In the wake of tragic mass shootings in El Paso, Texas, and Dayton, Ohio over the weekend, Democratic presidential hopeful Kamala Harris told the American Federation of State, County and Municipal Employees that she can’t wait to start rounding up guns.
Speaking to AFSCME members on Saturday in Las Vegas, Harris was questioned about her gun control platform. The Washington Examiner wanted to know “if her plan would include legal gun owner databases or gun confiscation.” They especially wanted to know if police officers would be sent out to bang on the doors of “residents who own banned firearms.” She was eager to answer.
“I’m actually prepared to take executive action to put in place rules that improve this situation.”
Executive action means she isn’t going to sit around and wait for Congress to make laws, she’ll do it on her own initiative. Just to be clear on what it was she was planning on shoving down America’s throat, she explained how she already did it in California.
“I also have as part of my background and experience working on this issue, when I was attorney general, and we put resources into allowing law enforcement to actually knock on the doors of people who were on two lists.”
One of the two lists that California used was people who “had been found by a court to be a danger to themselves and others.” The others “were precluded and prohibited from owning a gun because of a conviction that prohibited that ownership.”
According to Harris, “we sent law enforcement out to take those guns, because, listen, we have to deal with this on all levels, but we have to do this with a sense of urgency.” Opponents of the law recognize that there are legitimate applications, but the potential for abuse is enormous. It arguably “infringes” on the Second Amendment right to bear arms as well as due process safeguards in the law. One sided procedures can often occur.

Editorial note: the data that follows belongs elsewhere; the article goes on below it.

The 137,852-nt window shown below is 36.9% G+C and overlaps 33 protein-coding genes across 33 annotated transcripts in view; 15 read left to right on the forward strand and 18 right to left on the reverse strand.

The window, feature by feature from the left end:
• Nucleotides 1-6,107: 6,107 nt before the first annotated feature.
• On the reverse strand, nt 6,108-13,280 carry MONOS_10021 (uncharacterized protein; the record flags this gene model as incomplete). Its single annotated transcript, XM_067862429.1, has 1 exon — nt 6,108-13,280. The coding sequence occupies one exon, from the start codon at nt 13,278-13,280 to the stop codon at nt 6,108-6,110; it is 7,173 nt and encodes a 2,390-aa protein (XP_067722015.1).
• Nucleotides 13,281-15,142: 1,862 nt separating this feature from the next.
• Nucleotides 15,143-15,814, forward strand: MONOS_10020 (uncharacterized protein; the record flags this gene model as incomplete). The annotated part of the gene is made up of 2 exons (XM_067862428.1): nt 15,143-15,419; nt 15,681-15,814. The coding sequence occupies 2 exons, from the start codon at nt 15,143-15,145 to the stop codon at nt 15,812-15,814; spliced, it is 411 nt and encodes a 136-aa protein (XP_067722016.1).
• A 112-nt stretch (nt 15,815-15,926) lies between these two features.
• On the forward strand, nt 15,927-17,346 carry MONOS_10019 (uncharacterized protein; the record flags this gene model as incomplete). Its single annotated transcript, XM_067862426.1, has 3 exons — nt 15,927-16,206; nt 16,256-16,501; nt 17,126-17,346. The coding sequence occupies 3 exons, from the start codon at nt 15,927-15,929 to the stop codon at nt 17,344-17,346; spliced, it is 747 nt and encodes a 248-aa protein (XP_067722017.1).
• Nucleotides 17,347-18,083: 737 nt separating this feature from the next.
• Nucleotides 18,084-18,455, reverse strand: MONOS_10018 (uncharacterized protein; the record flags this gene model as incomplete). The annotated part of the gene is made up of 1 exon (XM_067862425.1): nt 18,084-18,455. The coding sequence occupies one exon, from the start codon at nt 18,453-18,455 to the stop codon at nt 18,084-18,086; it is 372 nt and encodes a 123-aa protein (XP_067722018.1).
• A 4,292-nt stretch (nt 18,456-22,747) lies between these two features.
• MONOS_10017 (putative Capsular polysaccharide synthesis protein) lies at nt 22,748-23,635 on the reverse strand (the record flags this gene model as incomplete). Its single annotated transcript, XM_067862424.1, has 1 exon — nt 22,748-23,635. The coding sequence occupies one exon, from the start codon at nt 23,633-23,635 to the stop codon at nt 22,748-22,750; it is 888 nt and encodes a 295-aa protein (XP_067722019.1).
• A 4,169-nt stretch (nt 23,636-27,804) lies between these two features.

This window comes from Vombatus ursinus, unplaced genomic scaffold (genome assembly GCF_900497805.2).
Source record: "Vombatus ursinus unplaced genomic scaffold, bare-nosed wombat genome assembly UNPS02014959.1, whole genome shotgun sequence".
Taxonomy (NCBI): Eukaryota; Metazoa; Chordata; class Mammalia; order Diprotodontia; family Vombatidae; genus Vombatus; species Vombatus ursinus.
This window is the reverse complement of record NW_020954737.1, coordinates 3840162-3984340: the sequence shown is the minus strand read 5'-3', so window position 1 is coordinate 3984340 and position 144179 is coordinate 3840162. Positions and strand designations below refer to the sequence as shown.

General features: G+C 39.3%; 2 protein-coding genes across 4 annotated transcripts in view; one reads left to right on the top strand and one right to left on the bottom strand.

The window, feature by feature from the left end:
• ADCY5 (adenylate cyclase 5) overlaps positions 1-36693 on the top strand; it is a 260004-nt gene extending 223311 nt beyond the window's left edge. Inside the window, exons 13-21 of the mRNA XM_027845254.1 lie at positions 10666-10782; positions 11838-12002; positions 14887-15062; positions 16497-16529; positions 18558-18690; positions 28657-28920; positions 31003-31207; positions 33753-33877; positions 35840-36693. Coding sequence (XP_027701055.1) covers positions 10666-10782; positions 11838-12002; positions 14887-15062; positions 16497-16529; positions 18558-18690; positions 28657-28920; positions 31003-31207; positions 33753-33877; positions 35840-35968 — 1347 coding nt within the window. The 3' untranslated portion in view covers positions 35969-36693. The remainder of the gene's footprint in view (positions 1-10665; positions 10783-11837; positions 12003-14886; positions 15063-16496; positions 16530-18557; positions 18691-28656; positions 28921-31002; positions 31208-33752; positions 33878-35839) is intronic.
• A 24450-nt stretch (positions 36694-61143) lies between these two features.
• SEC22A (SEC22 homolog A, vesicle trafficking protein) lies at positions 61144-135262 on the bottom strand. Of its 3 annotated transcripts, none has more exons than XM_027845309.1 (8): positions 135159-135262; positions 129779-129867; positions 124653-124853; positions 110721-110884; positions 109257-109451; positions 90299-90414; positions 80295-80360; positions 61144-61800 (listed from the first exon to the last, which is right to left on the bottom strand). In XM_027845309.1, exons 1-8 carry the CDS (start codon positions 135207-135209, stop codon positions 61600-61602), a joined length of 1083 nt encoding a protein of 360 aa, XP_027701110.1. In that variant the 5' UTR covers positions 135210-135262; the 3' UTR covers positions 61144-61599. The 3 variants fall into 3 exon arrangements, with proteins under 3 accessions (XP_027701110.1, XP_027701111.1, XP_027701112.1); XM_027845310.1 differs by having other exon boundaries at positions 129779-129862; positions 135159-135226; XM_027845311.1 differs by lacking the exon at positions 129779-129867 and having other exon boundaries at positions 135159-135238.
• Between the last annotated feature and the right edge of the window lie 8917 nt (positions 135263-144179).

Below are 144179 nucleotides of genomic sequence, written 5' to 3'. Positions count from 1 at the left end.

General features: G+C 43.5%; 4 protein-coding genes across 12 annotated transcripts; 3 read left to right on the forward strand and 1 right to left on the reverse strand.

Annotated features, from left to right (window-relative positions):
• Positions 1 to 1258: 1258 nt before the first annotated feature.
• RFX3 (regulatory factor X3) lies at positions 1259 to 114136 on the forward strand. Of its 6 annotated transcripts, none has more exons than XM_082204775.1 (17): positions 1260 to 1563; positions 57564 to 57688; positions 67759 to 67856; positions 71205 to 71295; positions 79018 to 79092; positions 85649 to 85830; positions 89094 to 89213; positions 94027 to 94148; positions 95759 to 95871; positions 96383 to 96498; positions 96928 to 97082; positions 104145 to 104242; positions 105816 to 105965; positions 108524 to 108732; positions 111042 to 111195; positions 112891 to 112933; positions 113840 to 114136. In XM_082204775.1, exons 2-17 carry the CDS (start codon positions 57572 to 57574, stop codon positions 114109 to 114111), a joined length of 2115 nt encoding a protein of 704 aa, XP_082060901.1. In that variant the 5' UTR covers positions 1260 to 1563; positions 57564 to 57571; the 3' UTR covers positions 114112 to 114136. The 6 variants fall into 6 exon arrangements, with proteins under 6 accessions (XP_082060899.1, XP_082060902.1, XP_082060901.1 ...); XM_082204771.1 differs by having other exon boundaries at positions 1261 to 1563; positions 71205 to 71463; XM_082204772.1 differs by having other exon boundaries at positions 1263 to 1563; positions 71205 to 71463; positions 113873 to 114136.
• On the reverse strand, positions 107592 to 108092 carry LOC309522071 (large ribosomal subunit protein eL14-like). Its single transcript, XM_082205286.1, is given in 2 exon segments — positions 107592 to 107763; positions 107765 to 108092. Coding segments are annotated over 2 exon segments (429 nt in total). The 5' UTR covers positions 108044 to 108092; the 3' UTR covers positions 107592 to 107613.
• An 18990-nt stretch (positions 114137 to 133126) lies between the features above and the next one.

The National Rifle Association has been vocal with their opposition, but softened their stance by 2018. The NRA is somewhat willing to support such laws but only if there are well defined safeguards built in. Any such law should require that a judge find “clear and convincing evidence” that the individual in question “poses a significant risk of danger.”
Many fear that too loose wording will result in those who’s social media posts raise any level of suspicion, warranted or not, will result in visits from law enforcement and unconstitutional gun confiscation.
Even though the NRA is willing to consider such legislation, they haven’t endorsed any of the current varieties in use. Last summer, they went to court over Pennsylvania’s version “because it objected to allowing initial hearings ex parte.” Ex parte means only one side appears in court. The defendant has no opportunity to explain their side of it.
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The NRA has been promoting a 2019 study which shows “red flag laws have no significant effect on murder, suicide, the number of people killed in mass public shootings, robbery, aggravated assault, or burglary.”
Some counties and cities have even gone as far as to proactively prevent gun confiscation round-ups by adopting “Second Amendment sanctuary” laws. According to Wikipedia, “As of 2019, some 75 jurisdictions have declared themselves sanctuaries that oppose emergency protection orders and enforcement of gun background checks.”